To the Editor: Creatine-containing compounds play an important role in muscle and brain energy homeostasis and may have a beneficial effect on brain functioning (1, 2). Fibromyalgia is characterized by widespread tenderness in specified anatomical locations. The etiology of fibromyalgia is unknown but may involve energy metabolism. A variety of muscle impairments is reported in cases of fibromyalgia, and whether fibromyalgia is a muscle disease remains controversial (3). J.H. Park, Ph.D., and colleagues (4) reported lower than normal phosphocreatine and adenosine 5′-triphosphate levels and a lower than normal phosphcreatine/inorganic-phospate ratio in the quadriceps muscles of fibromyalgia patients.
“Ms. A” was a 52-year-old woman who suffered from posttraumatic stress disorder (PTSD), depression, and fibromyalgia. She had been a highly functioning woman who ran a kindergarten. Her psychiatric condition started after she lost her left eye in a terror bombing scene. Therapy with citalopram, 40 mg/day and tramadolol, 200 mg/day, for more than a year was ineffective, and she continued to suffer from severe symptoms of the aforementioned disorders.
The patient participated in an open study for 4 weeks that examined the effect of creatine monohydrate added to the ongoing psychotropic treatment of PTSD patients (5). In addition to the assessment of her PTSD, Ms. A was evaluated three times during this period (prior to participation and 2 and 4 weeks after) using the Hamilton Rating Scale for Depression and the Short Form 36 Health Status Questionnaire, assessing quality of life. Pain was assessed using the Visual Analog Scale.
Tender-point count was performed manually. The patient was asked to indicate when the sensation altered from pressure to definite pain at predefined anatomical sites according to the American College of Rheumatology classification criteria for fibromyalgia. All points were painful.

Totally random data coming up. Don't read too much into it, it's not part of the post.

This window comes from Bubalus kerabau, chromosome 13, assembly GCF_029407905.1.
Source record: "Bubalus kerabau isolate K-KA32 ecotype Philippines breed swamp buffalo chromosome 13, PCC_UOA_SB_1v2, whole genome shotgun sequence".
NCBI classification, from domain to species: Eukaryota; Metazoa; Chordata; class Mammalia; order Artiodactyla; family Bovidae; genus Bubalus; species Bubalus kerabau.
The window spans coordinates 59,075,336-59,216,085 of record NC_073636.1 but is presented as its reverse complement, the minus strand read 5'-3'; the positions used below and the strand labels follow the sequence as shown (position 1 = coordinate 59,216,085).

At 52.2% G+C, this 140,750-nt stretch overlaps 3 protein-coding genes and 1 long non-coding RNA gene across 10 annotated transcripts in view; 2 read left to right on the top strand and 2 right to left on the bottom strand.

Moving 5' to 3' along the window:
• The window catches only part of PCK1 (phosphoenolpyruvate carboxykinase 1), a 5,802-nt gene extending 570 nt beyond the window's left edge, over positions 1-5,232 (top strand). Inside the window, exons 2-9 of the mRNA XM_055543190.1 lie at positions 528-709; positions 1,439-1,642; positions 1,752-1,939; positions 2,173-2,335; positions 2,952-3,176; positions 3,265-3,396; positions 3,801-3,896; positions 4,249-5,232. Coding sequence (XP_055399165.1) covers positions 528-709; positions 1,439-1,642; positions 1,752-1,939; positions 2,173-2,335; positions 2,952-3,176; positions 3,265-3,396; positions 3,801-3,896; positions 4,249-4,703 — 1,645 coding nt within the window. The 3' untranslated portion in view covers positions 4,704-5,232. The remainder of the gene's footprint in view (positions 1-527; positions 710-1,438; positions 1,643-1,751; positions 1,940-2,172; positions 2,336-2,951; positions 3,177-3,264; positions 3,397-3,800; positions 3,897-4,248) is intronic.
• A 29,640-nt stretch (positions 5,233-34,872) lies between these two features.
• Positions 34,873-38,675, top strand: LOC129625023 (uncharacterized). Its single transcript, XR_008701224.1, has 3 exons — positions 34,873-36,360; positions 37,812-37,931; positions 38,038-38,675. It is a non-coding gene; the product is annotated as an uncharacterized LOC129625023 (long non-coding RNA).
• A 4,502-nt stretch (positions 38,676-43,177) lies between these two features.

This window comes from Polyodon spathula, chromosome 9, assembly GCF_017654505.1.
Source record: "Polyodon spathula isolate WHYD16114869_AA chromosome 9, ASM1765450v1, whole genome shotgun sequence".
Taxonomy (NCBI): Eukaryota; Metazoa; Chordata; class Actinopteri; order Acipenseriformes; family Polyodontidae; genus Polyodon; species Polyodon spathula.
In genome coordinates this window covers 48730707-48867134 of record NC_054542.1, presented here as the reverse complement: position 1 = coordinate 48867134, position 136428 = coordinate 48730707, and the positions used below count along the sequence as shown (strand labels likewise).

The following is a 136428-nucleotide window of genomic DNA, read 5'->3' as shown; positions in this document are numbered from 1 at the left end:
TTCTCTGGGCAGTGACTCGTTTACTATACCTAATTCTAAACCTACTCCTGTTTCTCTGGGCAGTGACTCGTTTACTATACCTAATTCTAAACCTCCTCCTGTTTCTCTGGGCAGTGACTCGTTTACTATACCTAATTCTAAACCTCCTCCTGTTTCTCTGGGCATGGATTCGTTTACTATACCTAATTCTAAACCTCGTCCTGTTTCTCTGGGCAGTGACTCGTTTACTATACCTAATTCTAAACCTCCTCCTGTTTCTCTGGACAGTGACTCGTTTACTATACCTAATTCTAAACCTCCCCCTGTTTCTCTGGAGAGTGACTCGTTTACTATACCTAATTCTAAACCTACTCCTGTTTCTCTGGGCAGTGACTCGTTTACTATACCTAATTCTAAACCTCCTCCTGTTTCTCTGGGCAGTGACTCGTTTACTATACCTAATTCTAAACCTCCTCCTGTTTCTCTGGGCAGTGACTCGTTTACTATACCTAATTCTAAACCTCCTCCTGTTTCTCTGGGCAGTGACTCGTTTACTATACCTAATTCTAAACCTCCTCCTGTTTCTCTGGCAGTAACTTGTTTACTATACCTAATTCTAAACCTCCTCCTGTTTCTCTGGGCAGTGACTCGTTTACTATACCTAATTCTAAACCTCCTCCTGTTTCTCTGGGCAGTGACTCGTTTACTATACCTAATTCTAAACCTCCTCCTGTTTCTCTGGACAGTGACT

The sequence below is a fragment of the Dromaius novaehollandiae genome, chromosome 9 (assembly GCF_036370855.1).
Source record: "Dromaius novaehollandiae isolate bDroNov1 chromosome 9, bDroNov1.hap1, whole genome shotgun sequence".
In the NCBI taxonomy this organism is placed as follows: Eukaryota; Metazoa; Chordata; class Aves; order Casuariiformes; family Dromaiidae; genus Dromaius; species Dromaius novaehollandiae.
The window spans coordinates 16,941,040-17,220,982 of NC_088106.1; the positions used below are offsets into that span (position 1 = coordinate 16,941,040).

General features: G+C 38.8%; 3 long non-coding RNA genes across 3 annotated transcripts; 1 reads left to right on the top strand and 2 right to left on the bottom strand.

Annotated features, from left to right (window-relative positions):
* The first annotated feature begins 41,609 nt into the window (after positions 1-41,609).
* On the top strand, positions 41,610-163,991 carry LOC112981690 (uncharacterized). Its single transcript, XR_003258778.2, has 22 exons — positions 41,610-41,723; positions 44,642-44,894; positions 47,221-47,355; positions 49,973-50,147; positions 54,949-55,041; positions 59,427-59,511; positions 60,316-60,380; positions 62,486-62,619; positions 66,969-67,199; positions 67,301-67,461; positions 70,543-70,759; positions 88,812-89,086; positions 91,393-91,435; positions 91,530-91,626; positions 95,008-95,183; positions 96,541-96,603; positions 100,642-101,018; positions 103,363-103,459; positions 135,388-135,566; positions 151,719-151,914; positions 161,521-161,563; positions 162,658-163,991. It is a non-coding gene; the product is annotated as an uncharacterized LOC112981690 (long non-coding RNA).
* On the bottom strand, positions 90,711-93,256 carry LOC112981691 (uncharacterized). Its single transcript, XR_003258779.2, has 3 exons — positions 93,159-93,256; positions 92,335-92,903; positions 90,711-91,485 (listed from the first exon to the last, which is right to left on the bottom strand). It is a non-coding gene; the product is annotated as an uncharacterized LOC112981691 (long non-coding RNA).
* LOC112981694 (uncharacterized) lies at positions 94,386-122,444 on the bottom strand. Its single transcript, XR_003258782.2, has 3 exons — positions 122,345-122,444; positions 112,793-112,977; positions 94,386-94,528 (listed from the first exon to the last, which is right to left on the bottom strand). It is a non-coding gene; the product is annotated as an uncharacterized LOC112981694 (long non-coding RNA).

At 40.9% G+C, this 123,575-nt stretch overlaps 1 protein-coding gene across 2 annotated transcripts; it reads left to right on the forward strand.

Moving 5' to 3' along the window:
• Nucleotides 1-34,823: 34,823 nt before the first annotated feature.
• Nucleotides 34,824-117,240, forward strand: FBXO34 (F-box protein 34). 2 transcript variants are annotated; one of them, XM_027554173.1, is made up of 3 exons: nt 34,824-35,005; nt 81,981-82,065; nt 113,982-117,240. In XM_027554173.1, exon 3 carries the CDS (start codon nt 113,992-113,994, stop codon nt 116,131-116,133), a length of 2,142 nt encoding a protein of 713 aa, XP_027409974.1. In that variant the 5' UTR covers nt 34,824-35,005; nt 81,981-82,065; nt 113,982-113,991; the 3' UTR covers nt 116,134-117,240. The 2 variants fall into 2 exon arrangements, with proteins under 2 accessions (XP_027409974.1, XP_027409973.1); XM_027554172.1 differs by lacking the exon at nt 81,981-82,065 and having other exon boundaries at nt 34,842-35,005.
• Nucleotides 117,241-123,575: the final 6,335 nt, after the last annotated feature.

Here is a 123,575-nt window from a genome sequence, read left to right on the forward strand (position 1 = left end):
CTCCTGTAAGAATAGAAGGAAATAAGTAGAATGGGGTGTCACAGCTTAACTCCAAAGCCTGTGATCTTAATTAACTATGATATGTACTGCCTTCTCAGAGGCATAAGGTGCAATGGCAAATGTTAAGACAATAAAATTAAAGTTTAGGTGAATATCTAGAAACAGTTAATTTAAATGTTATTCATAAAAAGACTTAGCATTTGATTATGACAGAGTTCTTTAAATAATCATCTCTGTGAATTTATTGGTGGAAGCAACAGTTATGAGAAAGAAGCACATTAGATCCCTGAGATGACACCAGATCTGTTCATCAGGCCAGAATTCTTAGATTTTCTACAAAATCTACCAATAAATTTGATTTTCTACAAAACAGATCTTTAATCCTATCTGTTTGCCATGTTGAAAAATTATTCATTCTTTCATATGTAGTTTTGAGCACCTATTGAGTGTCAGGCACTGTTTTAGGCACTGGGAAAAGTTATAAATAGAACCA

The patient was treated with creatine monohydrate for 4 weeks (3 g daily in the first week, then 5 g daily). Ongoing psychotropic treatment was not altered during the study.
The patient showed improvement in the symptoms of depression (Hamilton depression scale scores decreased from 24 to 16) and fibromyalgia (Visual Analog Scale score decreased from 80 to 40). This moderate recovery may be ascribed to the improvement of her sleep patterns and somatic symptoms (directly affecting the outcome of her Hamilton depression scale scores). Her quality of life improved as well, measured by a change of 30% on her total Short Form-36 score. Although the number of her tender points remained constant, they were less tender, and she was able to function more and sleep better, without being disturbed by pain. By request, she continued to consume creatine following the termination of the study, and 8 weeks following recruitment to the study, the beneficial effect remained.
In our case report, a patient with PTSD and comorbid depression and fibromyalgia demonstrated improvement in both conditions following treatment with creatine.
Creatine supplementation has been shown to augment brain utilization of oxygen (6). Lyoo and colleagues (7) demonstrated that oral creatine administration for 2 weeks significantly increased brain creatine levels. A creatine effect reported in fibromyalgia, if true, is indeed not well understood, since energy metabolism was suggested not to be involved in fibromyalgia (8), and one should consider this finding an empirical one at the moment. This report may indicate that creatine may confer a beneficial effect of concomitant depression and fibromyalgia.
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2.Rae C, Digney AL, McEwan SR, Bates TC: Oral creatine monohydrate supplementation improves brain performance: a double-blind, placebo-controlled, cross-over trial. Proc Biol Sci 2003; 270:2147–2150
3.Le Goff P: Is fibromyalgia a muscle disorder? Joint Bone Spine (in press)
4.Park JH, Phothimat P, Oates CT, Hernanz-Schulman M, Olsen NJ: Use of P-31 magnetic resonance spectroscopy to detect metabolic abnormalities in muscles of patients with fibromyalgia. Arthritis Rheum 1998; 41:406–413
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7.Lyoo IK, Kong SW, Sung SM, Hirashima F, Parow A, Hennen J, Cohen BM, Renshaw PF: Multinuclear magnetic resonance spectroscopy of high-energy phosphate metabolites in human brain following oral supplementation of creatine-monohydrate. Psychiatry Res 2003; 123:87–100
8.Simms RW, Roy SH, Hrovat M, Anderson JJ, Skrinar G, Lepoole SR, Zerbini CA, De Luca C, Jolesz F: Lack of association between fibromyalgia syndrome and abnormalities in muscle energy metabolism. Arthritis Rheum 1994; 37:794–800
The authors report no competing interests.